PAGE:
Parent Interventions: Fast food restaurant proximity likely doesn't affect children's weight   |  Parent Interventions: Families' remote learning experience during lockdown positive   |  Health Monitor: Helplines are Open  |  National Edu News: Dr Harsh Vardhan inaugurates the new entity CSIR-NIScPR  |  National Edu News: Remarkable indigenous technologies developed during the Covid pandemic   |  National Edu News: PM to launch Pan India Rollout of COVID-19 Vaccination drive on 16 January  |  Science Innovations: Sunscreen Lotions May Cause Breast Cancer  |  Leadership Instincts: Multi-Level School Leadership for Building Trust, Collaboration and Innovation  |  Leadership Instincts: Tsinghua teachers win “Renowned Teacher” Awards  |  Teacher Insights: NIC and CBSE to launch CollabCAD Software  |  National Edu News: Union Education Minister reviews implementation of New Education Policy- 2020  |  Policy Indications: Circular Economy, a New Book on Resource Utilisation and Sustainability  |  Teacher Insights: Flip not Flop  |  Teacher Insights: EPFL student creates a new language-analysis programme  |  Science Innovations: NUS researchers concoct probiotic coffee and tea drinks  |  
November 27, 2020 Friday 12:16:59 PM IST

Thanksgiving meals for diabetic children

Parent Interventions

Children’s National Health System’s Endocrinology dietitian Erika Davies has tips for Thanksgiving meals for diabetic children to help ease some of the pressure of parents. According to Davies, a balanced Thanksgiving meal for children with diabetes should consist of: turkey or mashed potatoes or stuffing (not all three unless they have very small portions), a salad, a non-starchy vegetable and a glass of fat-free milk.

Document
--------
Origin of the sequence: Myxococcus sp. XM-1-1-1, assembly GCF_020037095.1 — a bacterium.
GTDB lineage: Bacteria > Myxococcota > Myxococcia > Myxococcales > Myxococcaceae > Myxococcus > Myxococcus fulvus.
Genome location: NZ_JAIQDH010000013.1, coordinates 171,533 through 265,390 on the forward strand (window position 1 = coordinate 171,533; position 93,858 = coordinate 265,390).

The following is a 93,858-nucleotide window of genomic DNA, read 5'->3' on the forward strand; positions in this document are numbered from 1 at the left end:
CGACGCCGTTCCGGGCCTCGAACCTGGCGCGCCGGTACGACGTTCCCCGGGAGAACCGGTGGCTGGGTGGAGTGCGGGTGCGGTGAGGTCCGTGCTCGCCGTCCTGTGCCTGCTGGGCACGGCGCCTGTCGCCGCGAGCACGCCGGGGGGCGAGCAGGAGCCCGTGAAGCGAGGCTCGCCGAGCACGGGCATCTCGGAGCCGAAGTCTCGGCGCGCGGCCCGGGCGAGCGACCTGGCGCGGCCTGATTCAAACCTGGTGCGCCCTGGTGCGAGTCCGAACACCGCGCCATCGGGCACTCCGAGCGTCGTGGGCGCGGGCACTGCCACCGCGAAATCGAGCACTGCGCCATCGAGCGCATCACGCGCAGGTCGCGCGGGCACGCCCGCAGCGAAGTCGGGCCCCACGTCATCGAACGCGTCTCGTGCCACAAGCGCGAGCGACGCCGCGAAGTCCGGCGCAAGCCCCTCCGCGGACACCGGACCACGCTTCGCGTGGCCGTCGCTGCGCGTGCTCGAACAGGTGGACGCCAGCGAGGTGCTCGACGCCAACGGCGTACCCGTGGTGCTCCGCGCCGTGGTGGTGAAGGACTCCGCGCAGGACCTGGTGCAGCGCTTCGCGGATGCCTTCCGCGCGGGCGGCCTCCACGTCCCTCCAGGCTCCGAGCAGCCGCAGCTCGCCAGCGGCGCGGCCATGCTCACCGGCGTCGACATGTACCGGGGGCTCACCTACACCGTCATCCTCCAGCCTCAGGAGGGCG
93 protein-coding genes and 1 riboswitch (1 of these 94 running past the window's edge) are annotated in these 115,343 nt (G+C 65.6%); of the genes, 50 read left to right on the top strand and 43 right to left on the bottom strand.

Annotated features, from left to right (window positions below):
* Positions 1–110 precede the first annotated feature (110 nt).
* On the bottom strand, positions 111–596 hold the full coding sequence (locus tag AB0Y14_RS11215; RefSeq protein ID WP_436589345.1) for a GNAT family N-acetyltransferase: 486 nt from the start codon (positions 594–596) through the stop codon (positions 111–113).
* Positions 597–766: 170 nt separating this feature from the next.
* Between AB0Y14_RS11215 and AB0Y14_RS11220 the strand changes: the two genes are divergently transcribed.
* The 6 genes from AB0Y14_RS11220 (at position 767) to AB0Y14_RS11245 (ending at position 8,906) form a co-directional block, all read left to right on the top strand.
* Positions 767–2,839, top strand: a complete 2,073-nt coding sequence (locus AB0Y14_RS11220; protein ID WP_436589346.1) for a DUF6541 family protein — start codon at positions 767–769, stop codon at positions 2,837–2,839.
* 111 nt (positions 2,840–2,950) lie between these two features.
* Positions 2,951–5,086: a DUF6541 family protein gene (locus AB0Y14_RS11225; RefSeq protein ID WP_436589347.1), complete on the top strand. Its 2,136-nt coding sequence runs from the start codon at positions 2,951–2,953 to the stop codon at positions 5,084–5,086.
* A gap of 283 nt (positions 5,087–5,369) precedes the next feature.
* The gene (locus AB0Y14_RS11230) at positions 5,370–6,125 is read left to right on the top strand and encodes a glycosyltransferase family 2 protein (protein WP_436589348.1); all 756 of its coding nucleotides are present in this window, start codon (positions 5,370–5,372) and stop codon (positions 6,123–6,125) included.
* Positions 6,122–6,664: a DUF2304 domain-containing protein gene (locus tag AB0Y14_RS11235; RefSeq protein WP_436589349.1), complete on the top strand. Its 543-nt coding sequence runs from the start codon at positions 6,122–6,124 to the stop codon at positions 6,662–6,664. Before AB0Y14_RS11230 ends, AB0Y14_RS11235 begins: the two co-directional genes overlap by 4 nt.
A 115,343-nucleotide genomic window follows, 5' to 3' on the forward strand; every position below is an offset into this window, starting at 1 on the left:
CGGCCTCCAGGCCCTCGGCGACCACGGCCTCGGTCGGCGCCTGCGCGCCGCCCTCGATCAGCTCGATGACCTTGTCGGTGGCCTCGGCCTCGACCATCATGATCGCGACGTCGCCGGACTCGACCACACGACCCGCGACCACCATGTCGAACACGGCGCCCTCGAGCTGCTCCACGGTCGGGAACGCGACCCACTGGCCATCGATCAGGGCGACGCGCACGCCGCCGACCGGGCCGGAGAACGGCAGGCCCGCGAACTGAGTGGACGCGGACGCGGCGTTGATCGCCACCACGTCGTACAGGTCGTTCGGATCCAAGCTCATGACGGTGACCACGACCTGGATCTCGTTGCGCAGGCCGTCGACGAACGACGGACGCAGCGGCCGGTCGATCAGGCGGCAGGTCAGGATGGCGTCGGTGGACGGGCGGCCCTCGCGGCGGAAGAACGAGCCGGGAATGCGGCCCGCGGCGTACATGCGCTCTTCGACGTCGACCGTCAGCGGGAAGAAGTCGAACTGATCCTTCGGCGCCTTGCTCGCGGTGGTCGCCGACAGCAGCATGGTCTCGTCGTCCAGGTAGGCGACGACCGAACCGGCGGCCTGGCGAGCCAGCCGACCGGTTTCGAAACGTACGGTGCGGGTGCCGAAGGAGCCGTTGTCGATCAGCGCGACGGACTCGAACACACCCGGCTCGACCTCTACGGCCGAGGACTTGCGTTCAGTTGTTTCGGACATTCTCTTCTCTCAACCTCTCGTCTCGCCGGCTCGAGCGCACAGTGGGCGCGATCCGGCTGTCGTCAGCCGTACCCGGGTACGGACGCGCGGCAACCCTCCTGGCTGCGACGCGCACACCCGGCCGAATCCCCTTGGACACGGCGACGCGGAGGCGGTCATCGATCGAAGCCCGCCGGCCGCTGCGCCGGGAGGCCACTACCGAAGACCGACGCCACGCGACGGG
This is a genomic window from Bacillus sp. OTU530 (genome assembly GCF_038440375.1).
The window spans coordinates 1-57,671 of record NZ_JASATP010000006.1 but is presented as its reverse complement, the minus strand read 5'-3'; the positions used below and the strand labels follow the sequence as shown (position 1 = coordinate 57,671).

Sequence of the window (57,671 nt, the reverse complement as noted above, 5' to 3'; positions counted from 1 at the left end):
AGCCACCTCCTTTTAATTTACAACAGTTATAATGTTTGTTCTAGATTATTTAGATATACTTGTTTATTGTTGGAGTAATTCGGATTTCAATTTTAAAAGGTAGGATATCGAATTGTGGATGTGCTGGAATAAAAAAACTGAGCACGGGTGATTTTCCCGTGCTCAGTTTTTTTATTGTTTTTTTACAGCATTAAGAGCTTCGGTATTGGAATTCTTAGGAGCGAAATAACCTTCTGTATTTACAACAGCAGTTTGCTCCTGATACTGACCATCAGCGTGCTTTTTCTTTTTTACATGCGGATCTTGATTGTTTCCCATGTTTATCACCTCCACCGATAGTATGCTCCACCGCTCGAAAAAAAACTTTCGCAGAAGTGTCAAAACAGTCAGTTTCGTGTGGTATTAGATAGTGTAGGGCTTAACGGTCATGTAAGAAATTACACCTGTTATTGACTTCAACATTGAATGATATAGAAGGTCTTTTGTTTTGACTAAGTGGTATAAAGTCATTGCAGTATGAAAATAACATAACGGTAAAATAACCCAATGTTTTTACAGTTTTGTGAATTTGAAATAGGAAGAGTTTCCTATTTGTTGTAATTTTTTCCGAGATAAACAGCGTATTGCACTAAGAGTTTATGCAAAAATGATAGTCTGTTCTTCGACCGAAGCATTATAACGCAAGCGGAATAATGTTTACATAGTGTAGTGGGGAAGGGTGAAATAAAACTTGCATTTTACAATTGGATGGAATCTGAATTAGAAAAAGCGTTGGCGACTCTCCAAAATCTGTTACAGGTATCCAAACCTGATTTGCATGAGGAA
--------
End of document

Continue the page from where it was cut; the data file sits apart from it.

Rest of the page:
Learning appropriate portions

Thanksgiving can be a great teaching opportunity for children to learn to enjoy eating a small portion from all of the food groups. Appropriate portion sizes for children with diabetes over the age of six are:

    3-4 oz. of turkey
    ½-1 cup of starch (potatoes or stuffing)
    ¼ cup gravy
    ½-1 cup non-starchy vegetables (tomatoes, carrots, celery, broccoli, cauliflower, peppers)
    8 oz. of milk or a low fat yogurt
    1 serving of fruit

If children are still hungry, parents should provide non-starchy vegetables as seconds. Davies also notes that parents can try healthier alternatives to the traditional Thanksgiving recipes, including:

    Mixing mashed cauliflower into the mashed potatoes to decrease the carb content.
    Serving roasted sweet potatoes instead of preparing the dish with marshmallows or sugared nuts.
    Trying fruit for dessert instead of pieces of sugary pies or cakes.

(Content Courtesy: